such a nasty woman | by maryann johanson
Wed Dec 09 2015, 09:40pm | 13 comments
A good strategy to get good word of mouth would be to make quality films that people really like.
But that takes time and effort, which translates to money.
The studios have mostly worked out how to generate social media frenzy about superhero films, which I think is one reason they continue to be so successful: throw enough bones to the long-time fans, give the impression you respect the material, and they will promote the thing much more cheaply than any alternative. (Contrast Fantastic Four with practically any other recent superhero film. In particular consider the success of Guardians of the Galaxy, a property most people had never even heard of.)
Given how much faster the feedback cycle from disappointed fans has become, perhaps we’ll see “opening weekend” as a measure of a film’s success replaced by “opening day”.
But these massive marketing campaigns consume money as well. I know you’ve said “social media frenzy” is cheaper, but even Star Wars isn’t just relying on its massive built-in audience — Disney’s marketing is some of the most aggressive we’ve ever seen.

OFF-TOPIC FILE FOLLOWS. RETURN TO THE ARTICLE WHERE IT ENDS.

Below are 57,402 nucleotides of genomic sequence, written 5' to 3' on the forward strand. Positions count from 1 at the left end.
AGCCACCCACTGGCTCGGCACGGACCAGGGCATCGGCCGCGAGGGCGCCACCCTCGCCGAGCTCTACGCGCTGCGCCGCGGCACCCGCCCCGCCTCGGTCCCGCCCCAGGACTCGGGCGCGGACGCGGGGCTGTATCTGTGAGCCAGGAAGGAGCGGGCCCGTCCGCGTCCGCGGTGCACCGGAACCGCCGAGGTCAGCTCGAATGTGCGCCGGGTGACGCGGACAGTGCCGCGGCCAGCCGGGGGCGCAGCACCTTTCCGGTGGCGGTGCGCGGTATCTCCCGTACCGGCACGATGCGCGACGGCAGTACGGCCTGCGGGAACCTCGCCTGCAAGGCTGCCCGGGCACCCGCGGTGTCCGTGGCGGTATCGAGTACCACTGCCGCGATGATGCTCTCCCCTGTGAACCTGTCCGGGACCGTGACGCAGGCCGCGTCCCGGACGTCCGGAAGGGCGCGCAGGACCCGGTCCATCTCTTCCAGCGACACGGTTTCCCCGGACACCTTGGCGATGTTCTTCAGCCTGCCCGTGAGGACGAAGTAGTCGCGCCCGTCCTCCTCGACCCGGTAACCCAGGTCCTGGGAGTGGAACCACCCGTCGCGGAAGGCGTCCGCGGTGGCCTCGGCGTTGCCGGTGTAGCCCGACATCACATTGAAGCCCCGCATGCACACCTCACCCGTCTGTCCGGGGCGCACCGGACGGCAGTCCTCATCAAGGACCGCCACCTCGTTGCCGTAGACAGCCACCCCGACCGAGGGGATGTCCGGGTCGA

Some of the crucial elements that make a good movie don’t cost significantly more money at all — just a matter of smarter decision-making: write this scene instead of that, hire this director instead of that, cast this actor instead of that one.
True, but there are clearly some people who will get a positive buzz going without being paid anything more than a preview ticket.
The interesting thing is that Star Wars: The Force Awakens is starting to get Oscar buzz, and not just in the technical categories. Maybe Abrams tried to make a great movie and spend ungodly amounts of money.
Or maybe the Oscar buzz was started by Disney.
If the film is worth positively buzzing about.
The fact that all the fanboy sites can be guaranteed to cover every snippet of casting and production news, post every poster and trailer, and analyze trailers to death — all of this months and years before a film is even finished, never mind actually seen by anyone or released to the public — means that there are plenty of loud voices on the Net willing to buzz about movies that they have absolutely no idea about the quality of.
Yes, but as the films near or are past completion, then the buzz DOES become about the quality of the film. No amount of fanboy excitement around production news or poster analysis could save Fantastic Four, because in the end the buzz was about what a shit movie it turned out to be.
But we still have no idea what the quality of an unseen film actually is! In this case, “buzz” is equivalent to “guess” or “hope.”
Well, if “buzz” just means “pre-release speculation,” then sure. But I’m not sure pre-release buzz can overcome post-release negative reviews and poor word-of-mouth.
Are you saying you’re against the concept of “buzz” in general? People will naturally tend to talk about something they’re excited or intrigued about.
I’m simply saying that we cannot say that “buzz” has anything to do with a film’s quality until people actually start to see the film. That’s it.
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